Les Jones throws the spotlight on creativity and encourages practices to believe in their potential to find creative ways to solve problems.
People talk about left-brain and right-brain thinking, and traditionally the left brain is associated with logical, linear-type thinking and mathematical thinking. It works from small details up towards the bigger picture. Then we have the right-brain thinking, which is more about creativity, dreaming, artistic expression, and tends to work from the big picture back down towards the small detail. There’s no better or worse place to be and we all need all of those things at times.
How do we define creativity? A number of years ago, an American company wanted to set up a creative think tank. The problem was they didn’t fundamentally understand what it was that made people creative. So, they commissioned some research to find out what is it that makes people creative. Although they expected a raft of different elements in terms of what makes people creative, or not creative, they found that the one overriding thing that was the difference between creative people and so-called not creative people was that creative people believe they are creative. That’s it!
Quite a number of people I’ve come across in my career say they are not creative and believe that creativity and being artistic are the same. For me, even though I work in art and design, creativity has very little to do with artistic talent. Yes, they sometimes cross, but I don’t think it’s a question of if you’re artistic, then you’re creative. Artistic people can be great draughts people, or they can create things well, but they’re not always ideas or ‘coming up with different ways of doing things’ people.
Therefore, wherever you think you are on the spectrum of creative or not creative, allow yourself to be more creative, take those risks, and to use the passion that you’ve got for something to say, ‘How can we do things in a different way?’.
Being more creative
Research has shown that at kindergarten age (yes, it’s American research) about 98% of children show extreme creative tendencies. By the time they get to 16, that’s down to just 12% because we all start to learn in the same way, and we do things the same way. If you step outside this box, you’re told you need to come back in and conform, but there’s no reason why you can’t be creative. So, everyone has the latent capacity to be more creative.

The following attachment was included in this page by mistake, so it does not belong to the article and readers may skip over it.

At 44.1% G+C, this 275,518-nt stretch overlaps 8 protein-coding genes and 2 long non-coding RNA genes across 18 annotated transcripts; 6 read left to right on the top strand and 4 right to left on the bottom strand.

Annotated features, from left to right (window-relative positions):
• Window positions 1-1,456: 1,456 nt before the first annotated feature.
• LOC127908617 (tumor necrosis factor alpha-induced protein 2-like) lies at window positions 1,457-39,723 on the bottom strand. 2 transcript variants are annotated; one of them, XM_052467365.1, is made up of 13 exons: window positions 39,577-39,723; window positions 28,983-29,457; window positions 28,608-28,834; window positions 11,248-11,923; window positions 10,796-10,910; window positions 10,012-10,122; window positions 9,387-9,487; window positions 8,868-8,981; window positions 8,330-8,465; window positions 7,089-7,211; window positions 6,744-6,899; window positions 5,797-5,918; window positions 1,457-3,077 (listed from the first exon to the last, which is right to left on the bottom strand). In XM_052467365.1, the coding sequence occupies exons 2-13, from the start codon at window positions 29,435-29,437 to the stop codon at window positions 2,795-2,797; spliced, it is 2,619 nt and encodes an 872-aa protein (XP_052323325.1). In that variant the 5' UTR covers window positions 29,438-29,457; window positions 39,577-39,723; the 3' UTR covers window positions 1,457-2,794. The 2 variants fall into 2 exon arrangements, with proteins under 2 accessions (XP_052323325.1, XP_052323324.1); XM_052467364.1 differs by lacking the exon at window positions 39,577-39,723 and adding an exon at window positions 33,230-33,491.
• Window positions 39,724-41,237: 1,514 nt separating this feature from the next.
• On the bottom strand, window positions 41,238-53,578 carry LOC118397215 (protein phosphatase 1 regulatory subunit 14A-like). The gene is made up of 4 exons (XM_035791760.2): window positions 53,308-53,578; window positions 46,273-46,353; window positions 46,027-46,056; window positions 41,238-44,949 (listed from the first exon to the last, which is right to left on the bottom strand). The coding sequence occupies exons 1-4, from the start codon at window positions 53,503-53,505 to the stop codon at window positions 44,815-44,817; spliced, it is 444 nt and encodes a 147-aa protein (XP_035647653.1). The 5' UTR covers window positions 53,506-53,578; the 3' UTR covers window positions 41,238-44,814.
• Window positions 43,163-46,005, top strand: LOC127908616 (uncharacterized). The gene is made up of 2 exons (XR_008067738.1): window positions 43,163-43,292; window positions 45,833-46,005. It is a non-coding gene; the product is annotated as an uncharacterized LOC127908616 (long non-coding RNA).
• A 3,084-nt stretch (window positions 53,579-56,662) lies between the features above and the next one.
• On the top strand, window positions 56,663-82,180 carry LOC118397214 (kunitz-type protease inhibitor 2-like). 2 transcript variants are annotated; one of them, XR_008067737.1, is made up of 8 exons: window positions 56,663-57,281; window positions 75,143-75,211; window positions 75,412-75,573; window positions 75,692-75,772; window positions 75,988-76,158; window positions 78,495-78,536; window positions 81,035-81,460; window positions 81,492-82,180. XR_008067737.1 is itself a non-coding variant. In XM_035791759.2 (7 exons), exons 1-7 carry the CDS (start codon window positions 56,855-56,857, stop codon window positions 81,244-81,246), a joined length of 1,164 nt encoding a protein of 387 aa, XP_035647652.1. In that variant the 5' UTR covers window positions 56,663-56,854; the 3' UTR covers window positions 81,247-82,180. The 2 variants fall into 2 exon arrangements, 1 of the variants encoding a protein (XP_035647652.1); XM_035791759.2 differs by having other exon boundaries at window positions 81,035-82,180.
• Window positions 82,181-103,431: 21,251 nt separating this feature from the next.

Now, what happens when you have a problem to solve in the practice, or in everyday life? Naturally most people will find a solution, come up with an answer, and take that answer and implement it. But what if we asked ourselves:
Are there any other answers?
What are the alternatives?
What else could we do?
How else could we come up with things?
In this case, rather than generating one idea and settling with it, you’ve created 10 ideas; 10 different ways of doing things and can look at these to see which is best.
Taking this a step further, you can incorporate creativity into the culture of your practice. Usually, when people are trying to solve problems and find efficiencies, their starting point is ‘What have we got and what do we currently do? And what’s the best we can do with it?’. Most businesses set their goals for the following year based on what they did last year and add a bit to it.
Creativity works the other way around. It says, ‘Right, instead of what have we got, and what’s the best we can do with it?’ you should flip it on its head and say, ‘What do we want and how do we make it happen?’. That way, you’re not just looking at what you’ve already been doing and seeing how you can tweak it, you’re opening things up and widening your vision.
You won’t just do that on your own. Being creative is about involving all the team. If you said, ‘How do we do this and what are the benefits to the whole team of doing it?’ you will stimulate loads of ideas. Because I guarantee, all the answers are in the minds of your team at the practice, but because you’re not tapping into that, and you’re not stimulating that with the need for ideas, people just go about their day-to-day business, and they don’t think about it.
If you tap into the collective creativity of your team, you’ll be surprised at how many brilliant ideas you can produce.
If you’ve found this interesting and would like to read or view more from Les, why not visit the R&L hub?
Practice Plan members can access the Resource & Learning Hub with their Online Services account details via hub.practiceplan.co.uk
If you’re a member of Practice Plan but not set up on Online Services, please call 01691 684165.